results in the growth of the grains in-plane
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Performance of textured Dy
 100 μm thick foils
 CoFe
• Competitive with CoFe if the applied field is
greater than ~0.10 T
• Thinner foils should work even better 
• Non-linear nature and mixing of 1120 and
1010 in different samples could be a problem
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Short test undulator
 Most poles are CoFe
 One pole pair is replaced with Dy laminated poles
 The field is measured while the undulator is cooled
 BCoFe is compared to BDy
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Results
~3%
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Details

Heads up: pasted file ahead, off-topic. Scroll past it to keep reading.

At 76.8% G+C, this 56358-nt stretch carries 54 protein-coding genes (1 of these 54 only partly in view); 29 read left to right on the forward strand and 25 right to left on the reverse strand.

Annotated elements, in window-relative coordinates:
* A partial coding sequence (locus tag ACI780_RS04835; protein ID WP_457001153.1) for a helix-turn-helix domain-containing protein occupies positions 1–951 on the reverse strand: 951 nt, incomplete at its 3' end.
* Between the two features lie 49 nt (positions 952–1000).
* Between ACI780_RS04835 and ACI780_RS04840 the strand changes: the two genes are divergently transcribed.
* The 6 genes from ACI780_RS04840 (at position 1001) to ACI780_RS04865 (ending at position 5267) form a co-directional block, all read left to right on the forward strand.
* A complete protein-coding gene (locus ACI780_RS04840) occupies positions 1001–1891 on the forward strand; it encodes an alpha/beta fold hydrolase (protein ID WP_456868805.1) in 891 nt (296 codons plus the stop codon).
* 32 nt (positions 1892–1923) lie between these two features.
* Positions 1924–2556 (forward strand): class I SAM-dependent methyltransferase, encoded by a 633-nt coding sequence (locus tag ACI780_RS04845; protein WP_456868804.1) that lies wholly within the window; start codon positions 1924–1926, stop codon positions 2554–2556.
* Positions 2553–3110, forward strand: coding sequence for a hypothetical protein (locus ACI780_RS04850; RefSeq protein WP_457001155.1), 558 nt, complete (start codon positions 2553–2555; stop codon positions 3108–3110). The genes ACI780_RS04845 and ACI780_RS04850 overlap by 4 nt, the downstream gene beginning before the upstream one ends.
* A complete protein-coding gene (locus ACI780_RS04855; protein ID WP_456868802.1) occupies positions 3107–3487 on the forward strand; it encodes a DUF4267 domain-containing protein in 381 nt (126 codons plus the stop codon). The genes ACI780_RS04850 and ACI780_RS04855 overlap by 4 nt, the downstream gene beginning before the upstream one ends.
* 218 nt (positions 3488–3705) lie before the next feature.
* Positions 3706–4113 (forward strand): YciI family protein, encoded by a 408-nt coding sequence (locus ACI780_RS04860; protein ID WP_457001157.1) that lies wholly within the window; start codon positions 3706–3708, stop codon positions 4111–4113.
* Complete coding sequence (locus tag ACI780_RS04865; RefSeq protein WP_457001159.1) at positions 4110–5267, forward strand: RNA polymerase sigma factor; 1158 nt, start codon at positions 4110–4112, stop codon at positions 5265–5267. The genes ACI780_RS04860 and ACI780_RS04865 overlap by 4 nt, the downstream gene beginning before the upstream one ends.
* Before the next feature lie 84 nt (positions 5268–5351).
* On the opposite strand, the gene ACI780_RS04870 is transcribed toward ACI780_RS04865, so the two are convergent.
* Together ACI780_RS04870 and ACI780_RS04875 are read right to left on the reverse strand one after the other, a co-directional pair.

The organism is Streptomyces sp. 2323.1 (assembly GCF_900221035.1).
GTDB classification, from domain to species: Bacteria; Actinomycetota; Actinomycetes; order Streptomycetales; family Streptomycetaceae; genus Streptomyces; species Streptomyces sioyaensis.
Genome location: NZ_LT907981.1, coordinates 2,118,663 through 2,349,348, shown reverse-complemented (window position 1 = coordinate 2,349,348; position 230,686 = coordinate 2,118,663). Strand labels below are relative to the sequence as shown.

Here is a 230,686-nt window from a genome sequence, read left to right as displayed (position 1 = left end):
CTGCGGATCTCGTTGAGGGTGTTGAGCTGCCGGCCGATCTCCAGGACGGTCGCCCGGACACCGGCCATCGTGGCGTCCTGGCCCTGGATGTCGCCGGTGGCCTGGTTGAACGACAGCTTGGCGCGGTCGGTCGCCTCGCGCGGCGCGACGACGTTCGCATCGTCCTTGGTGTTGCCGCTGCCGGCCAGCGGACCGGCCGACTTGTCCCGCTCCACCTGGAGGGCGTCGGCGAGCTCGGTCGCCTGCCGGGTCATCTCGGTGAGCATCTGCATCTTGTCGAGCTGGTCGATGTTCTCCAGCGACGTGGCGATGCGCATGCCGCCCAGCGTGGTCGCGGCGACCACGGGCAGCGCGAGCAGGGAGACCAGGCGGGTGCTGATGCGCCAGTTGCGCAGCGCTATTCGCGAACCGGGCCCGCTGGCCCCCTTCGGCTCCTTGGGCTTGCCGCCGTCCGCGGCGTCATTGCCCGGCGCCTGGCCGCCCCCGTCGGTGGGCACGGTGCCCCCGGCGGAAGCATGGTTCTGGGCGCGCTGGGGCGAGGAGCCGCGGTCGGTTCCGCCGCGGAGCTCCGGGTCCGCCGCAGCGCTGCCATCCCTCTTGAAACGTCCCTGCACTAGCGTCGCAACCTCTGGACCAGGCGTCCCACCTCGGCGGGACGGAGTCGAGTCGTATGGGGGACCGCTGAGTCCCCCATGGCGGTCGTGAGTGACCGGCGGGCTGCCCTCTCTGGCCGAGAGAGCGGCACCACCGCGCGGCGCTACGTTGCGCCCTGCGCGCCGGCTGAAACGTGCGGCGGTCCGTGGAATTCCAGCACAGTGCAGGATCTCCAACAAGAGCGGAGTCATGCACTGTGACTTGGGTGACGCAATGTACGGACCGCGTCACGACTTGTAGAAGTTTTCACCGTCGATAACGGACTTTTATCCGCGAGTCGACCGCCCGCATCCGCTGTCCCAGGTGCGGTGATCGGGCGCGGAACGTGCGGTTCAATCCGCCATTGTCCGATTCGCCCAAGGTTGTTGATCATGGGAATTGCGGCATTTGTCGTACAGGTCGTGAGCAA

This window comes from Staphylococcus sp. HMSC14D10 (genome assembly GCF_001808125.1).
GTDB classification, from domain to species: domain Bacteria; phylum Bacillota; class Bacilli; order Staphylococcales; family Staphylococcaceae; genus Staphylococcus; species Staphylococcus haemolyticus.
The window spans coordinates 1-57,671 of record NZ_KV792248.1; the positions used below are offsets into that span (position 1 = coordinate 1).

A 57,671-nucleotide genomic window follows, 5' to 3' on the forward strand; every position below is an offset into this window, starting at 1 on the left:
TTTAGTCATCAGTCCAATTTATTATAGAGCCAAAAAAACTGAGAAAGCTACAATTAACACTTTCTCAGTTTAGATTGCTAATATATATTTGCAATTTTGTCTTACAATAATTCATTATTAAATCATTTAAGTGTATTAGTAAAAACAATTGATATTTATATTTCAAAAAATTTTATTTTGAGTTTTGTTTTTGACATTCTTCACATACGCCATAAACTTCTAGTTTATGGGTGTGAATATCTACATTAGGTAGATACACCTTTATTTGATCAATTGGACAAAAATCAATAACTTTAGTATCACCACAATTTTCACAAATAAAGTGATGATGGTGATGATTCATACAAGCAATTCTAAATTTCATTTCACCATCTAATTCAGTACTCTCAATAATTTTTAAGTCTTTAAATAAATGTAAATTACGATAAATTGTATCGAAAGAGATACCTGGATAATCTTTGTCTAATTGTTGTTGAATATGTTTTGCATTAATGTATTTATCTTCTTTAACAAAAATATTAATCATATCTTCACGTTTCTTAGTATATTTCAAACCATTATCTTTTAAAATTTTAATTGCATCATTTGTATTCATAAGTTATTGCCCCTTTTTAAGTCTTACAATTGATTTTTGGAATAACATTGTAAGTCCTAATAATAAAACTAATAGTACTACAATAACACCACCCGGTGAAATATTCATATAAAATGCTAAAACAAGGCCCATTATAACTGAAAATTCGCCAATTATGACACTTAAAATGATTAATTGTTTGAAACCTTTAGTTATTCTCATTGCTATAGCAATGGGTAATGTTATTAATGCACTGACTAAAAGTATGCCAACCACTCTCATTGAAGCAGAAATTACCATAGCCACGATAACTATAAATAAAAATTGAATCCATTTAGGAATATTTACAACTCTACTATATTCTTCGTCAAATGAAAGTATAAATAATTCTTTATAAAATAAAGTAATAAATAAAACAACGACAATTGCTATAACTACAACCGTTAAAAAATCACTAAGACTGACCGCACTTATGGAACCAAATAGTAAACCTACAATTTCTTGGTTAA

 Effect is reproduced in Radia with the magnetization curves
measured from one pole (destructive measurement via VSM)
 Dy Pole position exposed it to larger applied fields than a
typical pole
 working point is above
the Dy > CoFe point
 Shows promise
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Summary
 Using shorter period undulators can:
 Decrease the electron beam energy required to reach a given
wavelength
 Extend the reach of existing facilities
 This can lead to cost savings and a potential increase in accessibility
 A prototype short period cryogenic undulator has been built and
tested in a successful scaled experiment at optical wavelengths
 Rare-earth poles have the potential to outperform CoFe poles in
undulators that can be cooled to the temperatures where they are
ferromagnetic
 Thank you!